A Connecticut office created this summer to study options for achieving universal state coverage has issued its first report.
Whether the Office of Health Care Access or its recommendations will survive a new cost-conscious Republican administration remains unclear, observers said.
Governor-elect John Rowland, the state's first Republican leader in 24 years, will succeed Lowell Weicker, an independent who chose not to run for re-election. Mr. Weicker's administration authored the legislation that led to the OHCA's establishment July 1.
Mr. Rowland couldn't be reached for comment but has spoken publicly about his desire to slim down state spending.
"This is a governor who won on a platform of not only contracting spending but eliminating the (state) income tax in five years," said Dennis May, president of the Connecticut Hospital Association. "He may view OHCA as an organization whose time has come."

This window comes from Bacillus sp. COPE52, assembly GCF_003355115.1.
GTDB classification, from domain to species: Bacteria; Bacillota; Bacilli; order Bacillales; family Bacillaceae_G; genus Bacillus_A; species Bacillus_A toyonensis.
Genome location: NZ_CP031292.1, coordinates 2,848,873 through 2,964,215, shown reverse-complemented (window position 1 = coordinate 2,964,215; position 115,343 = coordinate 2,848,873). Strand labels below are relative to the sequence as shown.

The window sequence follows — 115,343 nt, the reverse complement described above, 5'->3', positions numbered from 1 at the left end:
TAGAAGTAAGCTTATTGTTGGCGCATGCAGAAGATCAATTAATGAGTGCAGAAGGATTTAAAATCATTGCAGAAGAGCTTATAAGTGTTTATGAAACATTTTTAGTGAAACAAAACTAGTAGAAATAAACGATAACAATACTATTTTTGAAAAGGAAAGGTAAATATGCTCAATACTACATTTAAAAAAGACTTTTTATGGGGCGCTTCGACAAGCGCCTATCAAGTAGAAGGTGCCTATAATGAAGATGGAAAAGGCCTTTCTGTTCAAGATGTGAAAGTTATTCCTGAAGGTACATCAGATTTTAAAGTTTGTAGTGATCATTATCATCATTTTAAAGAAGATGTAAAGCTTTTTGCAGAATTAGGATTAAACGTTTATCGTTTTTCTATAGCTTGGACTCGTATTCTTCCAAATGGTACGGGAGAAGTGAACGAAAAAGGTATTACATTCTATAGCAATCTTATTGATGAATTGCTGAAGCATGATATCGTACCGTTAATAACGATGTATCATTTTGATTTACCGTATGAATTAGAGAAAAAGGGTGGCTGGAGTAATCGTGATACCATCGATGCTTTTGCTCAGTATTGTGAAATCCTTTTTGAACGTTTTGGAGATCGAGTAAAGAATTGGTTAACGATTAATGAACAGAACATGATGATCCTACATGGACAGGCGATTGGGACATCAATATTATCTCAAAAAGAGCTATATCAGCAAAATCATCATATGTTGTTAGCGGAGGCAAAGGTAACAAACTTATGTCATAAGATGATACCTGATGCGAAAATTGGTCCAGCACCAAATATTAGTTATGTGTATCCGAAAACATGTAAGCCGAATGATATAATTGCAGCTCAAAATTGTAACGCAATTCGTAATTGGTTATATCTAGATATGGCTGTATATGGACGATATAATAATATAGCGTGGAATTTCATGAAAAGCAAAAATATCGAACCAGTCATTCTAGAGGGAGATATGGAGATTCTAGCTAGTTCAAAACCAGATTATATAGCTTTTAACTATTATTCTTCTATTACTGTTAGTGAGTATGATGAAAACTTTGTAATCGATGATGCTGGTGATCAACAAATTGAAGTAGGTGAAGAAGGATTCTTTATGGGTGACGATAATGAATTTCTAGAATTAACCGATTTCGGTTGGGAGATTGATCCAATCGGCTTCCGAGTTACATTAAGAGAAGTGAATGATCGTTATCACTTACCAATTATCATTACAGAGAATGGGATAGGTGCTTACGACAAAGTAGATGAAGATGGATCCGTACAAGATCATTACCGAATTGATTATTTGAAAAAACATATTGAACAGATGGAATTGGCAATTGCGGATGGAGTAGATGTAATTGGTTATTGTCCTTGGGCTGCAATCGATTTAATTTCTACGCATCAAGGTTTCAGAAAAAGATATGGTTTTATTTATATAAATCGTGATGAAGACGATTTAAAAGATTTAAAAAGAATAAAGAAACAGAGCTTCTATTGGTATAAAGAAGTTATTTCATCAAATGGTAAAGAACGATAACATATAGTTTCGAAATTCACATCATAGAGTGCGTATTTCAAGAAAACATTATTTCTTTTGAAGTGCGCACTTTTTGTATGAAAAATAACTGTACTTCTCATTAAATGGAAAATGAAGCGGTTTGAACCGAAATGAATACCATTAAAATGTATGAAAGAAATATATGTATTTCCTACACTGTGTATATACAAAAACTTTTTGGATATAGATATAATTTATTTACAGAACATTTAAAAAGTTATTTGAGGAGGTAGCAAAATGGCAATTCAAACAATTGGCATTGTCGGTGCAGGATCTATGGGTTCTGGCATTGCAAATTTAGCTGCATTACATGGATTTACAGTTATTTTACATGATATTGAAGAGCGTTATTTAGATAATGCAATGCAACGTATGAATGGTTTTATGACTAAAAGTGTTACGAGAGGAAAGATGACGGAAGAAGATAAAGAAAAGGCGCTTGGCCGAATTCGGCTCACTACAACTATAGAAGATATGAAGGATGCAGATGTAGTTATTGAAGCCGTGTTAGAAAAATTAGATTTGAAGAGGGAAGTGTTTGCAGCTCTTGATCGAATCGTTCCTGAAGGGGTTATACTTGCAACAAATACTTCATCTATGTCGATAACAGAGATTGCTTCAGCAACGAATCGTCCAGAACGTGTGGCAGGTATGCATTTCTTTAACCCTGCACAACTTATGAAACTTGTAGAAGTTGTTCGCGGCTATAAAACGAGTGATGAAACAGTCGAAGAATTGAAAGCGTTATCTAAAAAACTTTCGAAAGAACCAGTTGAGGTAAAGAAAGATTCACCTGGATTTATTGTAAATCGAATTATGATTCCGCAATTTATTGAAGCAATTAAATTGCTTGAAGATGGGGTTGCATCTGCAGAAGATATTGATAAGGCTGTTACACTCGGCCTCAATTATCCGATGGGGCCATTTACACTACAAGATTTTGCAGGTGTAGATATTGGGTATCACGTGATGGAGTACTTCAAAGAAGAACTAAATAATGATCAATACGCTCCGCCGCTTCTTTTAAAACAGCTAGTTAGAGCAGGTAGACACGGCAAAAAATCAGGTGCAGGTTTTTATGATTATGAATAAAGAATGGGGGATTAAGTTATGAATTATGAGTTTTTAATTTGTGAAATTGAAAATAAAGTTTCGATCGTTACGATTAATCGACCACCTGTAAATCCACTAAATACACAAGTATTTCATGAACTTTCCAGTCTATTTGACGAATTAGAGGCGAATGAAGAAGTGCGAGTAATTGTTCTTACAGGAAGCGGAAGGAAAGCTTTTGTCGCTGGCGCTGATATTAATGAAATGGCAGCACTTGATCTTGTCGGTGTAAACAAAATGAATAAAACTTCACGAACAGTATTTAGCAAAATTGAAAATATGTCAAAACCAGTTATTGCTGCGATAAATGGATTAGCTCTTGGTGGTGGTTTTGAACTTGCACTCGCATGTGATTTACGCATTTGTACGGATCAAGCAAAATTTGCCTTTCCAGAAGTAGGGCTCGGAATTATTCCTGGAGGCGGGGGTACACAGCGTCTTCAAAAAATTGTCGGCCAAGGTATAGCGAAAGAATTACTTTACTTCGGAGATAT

Elinor Jacobson, OHCA's director of communications, said the governor-elect is a "free-market person" who's concerned about finding savings in the budget. Nevertheless, with a $2 million budget funded through June 30, 1995, OHCA is moving ahead with its mandated mission to produce options for healthcare reform by Jan. 1, 1995.
OHCA's Nov. 15 draft report, prepared by KPMG Peat Marwick, outlines four alternatives for enrolling all residents in a health plan by Jan. 1, 1997. The report explores the various cost, access and financing implications of mandates on individuals to obtain coverage, a single-payer plan, incentives for private market reforms and building on existing public program incentives.
The report must go through numerous reviews and revisions before final legislation is drafted.
In addition to expanding access, the OHCA is seeking to control the overall growth rate in healthcare spending.
Total healthcare spending in the state is estimated at $17.6 billion for 1996, reaching $24.1 billion in 2000, according to the draft report. Private insurance and out-of-pocket contributions are expected to cover 57% of the 1996 expenses, with the remainder paid for through public programs such as Medicare and Medicaid.
The figures exclude personal health spending, which is expected to reach $15.5 billion in 1996 and $21.3 billion in 2000.